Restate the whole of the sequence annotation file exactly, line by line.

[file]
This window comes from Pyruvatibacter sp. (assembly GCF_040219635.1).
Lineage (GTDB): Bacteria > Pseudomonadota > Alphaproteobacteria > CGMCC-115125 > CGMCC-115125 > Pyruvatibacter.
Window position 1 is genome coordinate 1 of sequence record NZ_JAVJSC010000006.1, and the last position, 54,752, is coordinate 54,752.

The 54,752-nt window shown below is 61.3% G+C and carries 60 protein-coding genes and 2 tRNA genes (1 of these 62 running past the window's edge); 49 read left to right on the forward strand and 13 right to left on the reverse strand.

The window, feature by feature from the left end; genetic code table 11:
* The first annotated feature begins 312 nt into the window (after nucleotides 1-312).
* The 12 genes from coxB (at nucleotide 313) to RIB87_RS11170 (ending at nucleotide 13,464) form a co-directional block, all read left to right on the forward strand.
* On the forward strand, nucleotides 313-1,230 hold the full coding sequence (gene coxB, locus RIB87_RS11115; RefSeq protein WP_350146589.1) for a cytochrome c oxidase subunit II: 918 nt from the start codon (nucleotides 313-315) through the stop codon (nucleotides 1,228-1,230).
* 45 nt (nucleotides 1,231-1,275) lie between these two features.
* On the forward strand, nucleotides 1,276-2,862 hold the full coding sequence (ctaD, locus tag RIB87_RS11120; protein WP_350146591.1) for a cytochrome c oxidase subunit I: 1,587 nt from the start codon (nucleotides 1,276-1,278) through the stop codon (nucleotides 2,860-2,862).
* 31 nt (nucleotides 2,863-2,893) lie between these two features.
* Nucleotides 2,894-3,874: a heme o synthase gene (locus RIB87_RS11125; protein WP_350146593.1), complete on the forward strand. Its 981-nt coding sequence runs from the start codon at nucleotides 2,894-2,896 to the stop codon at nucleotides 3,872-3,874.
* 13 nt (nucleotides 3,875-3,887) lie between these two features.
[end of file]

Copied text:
This window comes from Pyruvatibacter sp. (assembly GCF_040219635.1).
Lineage (GTDB): Bacteria > Pseudomonadota > Alphaproteobacteria > CGMCC-115125 > CGMCC-115125 > Pyruvatibacter.
Window position 1 is genome coordinate 1 of sequence record NZ_JAVJSC010000006.1, and the last position, 54,752, is coordinate 54,752.

The 54,752-nt window shown below is 61.3% G+C and carries 60 protein-coding genes and 2 tRNA genes (1 of these 62 running past the window's edge); 49 read left to right on the forward strand and 13 right to left on the reverse strand.

The window, feature by feature from the left end; genetic code table 11:
* The first annotated feature begins 312 nt into the window (after nucleotides 1-312).
* The 12 genes from coxB (at nucleotide 313) to RIB87_RS11170 (ending at nucleotide 13,464) form a co-directional block, all read left to right on the forward strand.
* On the forward strand, nucleotides 313-1,230 hold the full coding sequence (gene coxB, locus RIB87_RS11115; RefSeq protein WP_350146589.1) for a cytochrome c oxidase subunit II: 918 nt from the start codon (nucleotides 313-315) through the stop codon (nucleotides 1,228-1,230).
* 45 nt (nucleotides 1,231-1,275) lie between these two features.
* On the forward strand, nucleotides 1,276-2,862 hold the full coding sequence (ctaD, locus tag RIB87_RS11120; protein WP_350146591.1) for a cytochrome c oxidase subunit I: 1,587 nt from the start codon (nucleotides 1,276-1,278) through the stop codon (nucleotides 2,860-2,862).
* 31 nt (nucleotides 2,863-2,893) lie between these two features.
* Nucleotides 2,894-3,874: a heme o synthase gene (locus RIB87_RS11125; protein WP_350146593.1), complete on the forward strand. Its 981-nt coding sequence runs from the start codon at nucleotides 2,894-2,896 to the stop codon at nucleotides 3,872-3,874.
* 13 nt (nucleotides 3,875-3,887) lie between these two features.